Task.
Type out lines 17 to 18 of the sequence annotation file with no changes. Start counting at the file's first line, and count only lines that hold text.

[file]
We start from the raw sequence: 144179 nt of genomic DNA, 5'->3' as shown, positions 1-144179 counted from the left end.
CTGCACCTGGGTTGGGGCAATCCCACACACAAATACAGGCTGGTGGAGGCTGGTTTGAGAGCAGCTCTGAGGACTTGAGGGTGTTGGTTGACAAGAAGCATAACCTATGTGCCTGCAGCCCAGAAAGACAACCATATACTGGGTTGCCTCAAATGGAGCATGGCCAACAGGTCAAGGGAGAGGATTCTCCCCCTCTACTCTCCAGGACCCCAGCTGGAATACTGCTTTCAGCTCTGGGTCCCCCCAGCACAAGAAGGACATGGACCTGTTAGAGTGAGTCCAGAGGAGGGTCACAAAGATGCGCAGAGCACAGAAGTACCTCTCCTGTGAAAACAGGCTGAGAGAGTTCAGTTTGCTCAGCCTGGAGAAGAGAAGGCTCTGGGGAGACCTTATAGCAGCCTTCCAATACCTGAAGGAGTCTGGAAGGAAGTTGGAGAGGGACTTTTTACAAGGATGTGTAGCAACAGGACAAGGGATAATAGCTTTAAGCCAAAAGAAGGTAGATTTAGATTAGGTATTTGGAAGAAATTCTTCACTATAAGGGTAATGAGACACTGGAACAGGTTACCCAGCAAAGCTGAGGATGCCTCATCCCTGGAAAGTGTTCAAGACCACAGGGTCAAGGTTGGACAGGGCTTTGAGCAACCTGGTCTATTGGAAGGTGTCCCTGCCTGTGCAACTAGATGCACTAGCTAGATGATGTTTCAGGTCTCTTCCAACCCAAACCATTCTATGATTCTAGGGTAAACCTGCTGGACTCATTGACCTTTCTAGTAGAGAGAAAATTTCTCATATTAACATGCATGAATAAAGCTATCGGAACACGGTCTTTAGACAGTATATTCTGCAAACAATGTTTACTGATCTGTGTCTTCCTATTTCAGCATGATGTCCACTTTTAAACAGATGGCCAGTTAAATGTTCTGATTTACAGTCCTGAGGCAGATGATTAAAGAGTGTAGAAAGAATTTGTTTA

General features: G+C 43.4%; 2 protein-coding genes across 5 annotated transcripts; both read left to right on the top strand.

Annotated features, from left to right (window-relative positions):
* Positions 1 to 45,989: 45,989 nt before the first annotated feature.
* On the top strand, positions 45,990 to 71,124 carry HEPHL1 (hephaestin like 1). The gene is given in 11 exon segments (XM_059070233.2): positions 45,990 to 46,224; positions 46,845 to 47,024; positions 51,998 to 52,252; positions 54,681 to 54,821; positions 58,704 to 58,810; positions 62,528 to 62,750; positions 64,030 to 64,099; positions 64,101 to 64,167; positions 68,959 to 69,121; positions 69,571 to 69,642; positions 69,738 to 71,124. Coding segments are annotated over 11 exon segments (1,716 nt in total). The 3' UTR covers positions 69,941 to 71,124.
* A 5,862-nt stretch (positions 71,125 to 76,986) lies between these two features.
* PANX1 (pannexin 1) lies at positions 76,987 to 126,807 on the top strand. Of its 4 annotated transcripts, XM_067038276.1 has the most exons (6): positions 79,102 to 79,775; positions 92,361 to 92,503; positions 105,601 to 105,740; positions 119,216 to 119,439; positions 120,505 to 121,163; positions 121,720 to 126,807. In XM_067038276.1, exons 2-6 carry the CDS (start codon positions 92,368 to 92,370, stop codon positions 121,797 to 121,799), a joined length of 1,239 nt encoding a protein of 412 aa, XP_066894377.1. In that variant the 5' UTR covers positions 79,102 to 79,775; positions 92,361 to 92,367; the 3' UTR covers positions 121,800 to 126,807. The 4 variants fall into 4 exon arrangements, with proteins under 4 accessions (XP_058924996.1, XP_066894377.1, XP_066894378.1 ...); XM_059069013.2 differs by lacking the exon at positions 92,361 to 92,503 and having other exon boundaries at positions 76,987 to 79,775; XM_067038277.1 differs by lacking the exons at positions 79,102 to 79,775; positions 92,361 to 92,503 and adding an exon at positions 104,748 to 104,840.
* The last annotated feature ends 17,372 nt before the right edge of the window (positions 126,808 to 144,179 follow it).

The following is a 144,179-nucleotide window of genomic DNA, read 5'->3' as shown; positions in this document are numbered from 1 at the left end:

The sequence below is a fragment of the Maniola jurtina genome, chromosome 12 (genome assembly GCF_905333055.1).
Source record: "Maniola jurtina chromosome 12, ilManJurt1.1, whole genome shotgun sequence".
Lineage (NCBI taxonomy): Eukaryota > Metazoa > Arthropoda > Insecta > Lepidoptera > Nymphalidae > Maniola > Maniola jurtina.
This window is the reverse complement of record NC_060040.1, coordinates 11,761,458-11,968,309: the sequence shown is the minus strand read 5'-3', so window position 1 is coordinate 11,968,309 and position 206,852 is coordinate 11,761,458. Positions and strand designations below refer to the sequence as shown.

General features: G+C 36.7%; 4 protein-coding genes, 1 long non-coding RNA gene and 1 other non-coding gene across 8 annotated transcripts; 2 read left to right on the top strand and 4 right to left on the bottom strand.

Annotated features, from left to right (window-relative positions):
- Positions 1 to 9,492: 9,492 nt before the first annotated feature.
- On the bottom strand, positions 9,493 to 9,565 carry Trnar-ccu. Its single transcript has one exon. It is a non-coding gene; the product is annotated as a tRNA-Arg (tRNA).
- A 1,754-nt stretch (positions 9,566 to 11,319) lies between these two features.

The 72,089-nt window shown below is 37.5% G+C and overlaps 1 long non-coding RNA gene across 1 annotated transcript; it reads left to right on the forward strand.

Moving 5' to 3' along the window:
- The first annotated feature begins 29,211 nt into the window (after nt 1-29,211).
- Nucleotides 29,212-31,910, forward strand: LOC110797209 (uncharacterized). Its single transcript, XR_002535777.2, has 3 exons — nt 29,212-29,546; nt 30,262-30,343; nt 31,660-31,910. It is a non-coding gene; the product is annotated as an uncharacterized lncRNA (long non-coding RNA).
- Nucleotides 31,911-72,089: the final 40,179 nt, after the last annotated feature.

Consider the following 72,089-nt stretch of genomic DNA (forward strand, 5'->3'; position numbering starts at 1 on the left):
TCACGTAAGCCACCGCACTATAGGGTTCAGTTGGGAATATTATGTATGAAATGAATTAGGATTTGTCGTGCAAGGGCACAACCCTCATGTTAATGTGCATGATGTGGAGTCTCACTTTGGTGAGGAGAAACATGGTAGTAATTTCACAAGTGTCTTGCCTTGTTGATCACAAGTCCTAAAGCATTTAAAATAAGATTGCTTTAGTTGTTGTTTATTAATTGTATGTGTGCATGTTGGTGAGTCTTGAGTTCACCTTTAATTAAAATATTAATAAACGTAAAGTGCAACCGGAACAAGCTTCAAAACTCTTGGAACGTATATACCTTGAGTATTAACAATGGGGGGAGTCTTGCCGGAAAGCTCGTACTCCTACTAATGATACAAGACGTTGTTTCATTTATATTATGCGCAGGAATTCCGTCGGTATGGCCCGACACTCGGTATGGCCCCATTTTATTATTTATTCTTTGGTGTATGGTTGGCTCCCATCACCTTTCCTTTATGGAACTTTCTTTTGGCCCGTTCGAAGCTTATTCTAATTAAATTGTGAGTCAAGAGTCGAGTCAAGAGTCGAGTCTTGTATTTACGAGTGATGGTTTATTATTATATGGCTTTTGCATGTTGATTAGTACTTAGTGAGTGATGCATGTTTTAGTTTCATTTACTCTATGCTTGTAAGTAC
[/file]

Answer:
- Positions 1 to 9,492: 9,492 nt before the first annotated feature.
- On the bottom strand, positions 9,493 to 9,565 carry Trnar-ccu. Its single transcript has one exon. It is a non-coding gene; the product is annotated as a tRNA-Arg (tRNA).